As ever, there is no better way to explore so many countries and places in a short time than by cruise ship. No need to keep packing and unpacking – just enjoy dinner on board, have a relaxing night’s sleep, wake up each morning to a different view.
And forget the Caribbean, the Baltic, the Mediterranean, the Red Sea and the Gulf; The Far East is cruising’s latest hotspot, although it was pretty chilly when I arrived.
It had been a three-hour drive from Beijing airport to the seaport of Tianjin, along an eight-lane highway that sliced through freezing fog, and I had never before arrived on a ship to be greeted by makeshift signs warning “Beware of Ice” on the promenade deck. But Captain Bob Oliver, from Suffolk, who spends each summer on Diamond Princess in Alaska and has taken cruise ships to Antarctica, said he had never felt as cold as during the approach to China that week.
Our welcome on board was warm enough, however, and a day at sea provided time to settle in before we reached the south Korean port of Busan, a bustling industrial city which concealed some attractive beaches between its container yards and soaring skyscraper apartment blocks.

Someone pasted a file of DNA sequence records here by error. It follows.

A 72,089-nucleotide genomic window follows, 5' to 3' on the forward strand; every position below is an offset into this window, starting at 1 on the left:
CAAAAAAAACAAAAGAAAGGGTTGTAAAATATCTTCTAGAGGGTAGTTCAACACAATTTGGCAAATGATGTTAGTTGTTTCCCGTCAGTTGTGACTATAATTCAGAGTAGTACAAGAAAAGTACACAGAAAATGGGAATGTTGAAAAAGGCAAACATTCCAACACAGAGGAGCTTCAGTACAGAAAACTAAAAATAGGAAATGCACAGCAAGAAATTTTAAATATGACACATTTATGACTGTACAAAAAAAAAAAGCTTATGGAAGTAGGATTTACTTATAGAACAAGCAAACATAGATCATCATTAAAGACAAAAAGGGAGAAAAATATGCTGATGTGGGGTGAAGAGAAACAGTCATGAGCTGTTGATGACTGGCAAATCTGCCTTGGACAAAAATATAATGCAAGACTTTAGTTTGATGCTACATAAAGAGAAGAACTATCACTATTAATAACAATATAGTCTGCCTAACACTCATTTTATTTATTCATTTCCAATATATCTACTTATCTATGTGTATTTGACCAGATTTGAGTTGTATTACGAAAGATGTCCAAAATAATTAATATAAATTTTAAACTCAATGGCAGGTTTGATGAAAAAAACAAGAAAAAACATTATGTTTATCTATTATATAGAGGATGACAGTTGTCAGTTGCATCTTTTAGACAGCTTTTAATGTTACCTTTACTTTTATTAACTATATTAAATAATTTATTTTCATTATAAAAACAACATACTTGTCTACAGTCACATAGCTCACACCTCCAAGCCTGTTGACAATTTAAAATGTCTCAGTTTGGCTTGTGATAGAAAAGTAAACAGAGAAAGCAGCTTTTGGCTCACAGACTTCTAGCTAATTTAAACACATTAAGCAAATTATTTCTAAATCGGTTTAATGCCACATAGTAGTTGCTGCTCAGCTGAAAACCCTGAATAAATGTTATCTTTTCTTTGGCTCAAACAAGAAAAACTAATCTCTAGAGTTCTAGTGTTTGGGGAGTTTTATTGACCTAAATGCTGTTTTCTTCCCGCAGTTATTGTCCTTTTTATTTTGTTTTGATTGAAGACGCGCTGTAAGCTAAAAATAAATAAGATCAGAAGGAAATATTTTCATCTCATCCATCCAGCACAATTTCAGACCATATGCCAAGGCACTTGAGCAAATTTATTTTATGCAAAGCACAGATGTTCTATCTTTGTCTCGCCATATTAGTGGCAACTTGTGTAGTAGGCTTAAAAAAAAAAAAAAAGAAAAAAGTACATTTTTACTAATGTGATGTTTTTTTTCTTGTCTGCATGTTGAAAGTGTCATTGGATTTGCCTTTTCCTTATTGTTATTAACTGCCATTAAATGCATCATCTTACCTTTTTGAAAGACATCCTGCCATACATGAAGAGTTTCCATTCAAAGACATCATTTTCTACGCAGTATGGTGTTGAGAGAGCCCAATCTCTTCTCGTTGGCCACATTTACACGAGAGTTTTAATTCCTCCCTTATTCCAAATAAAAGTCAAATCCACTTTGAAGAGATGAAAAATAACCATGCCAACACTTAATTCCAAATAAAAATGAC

Hardly the place to explore independently, so a ship’s excursion took us to the Haedong Yonggungsa Temple (top), a spectacular shrine down 100 steps at the bottom of a cliff by the sea, and well worth having to climb the 100 steps back to the car park.
Also on the itinerary was a visit to Dongbaekseom Island, home to a flying saucer-shaped building created for an economic summit meeting in 2005 and surviving as a somewhat soulless visitor attraction.
If our day in Nagasaki had been one when it was right to take the obvious excursion, Shanghai provided an opportunity for something different.
Turning our backs on the Bund, with its 21st-century skyscrapers and shopping malls, the Pearl TV tower and the overcrowded Jade Buddha Temple, we set off instead to the “water town” of Zhujiajiao, an hour or so away by coach.
Surrounded by four lakes, and constructed around criss-crossing canals, the settlement has inevitably been dubbed “the Venice of the East.” A little optimistically, given that few of its squat buildings rise more than two storeys high, and that in the absence of the Doge’s Palace, St Mark’s Basilica, or even a single palazzo, its single most significant edifice is a brick-built post office erected little more than a century ago.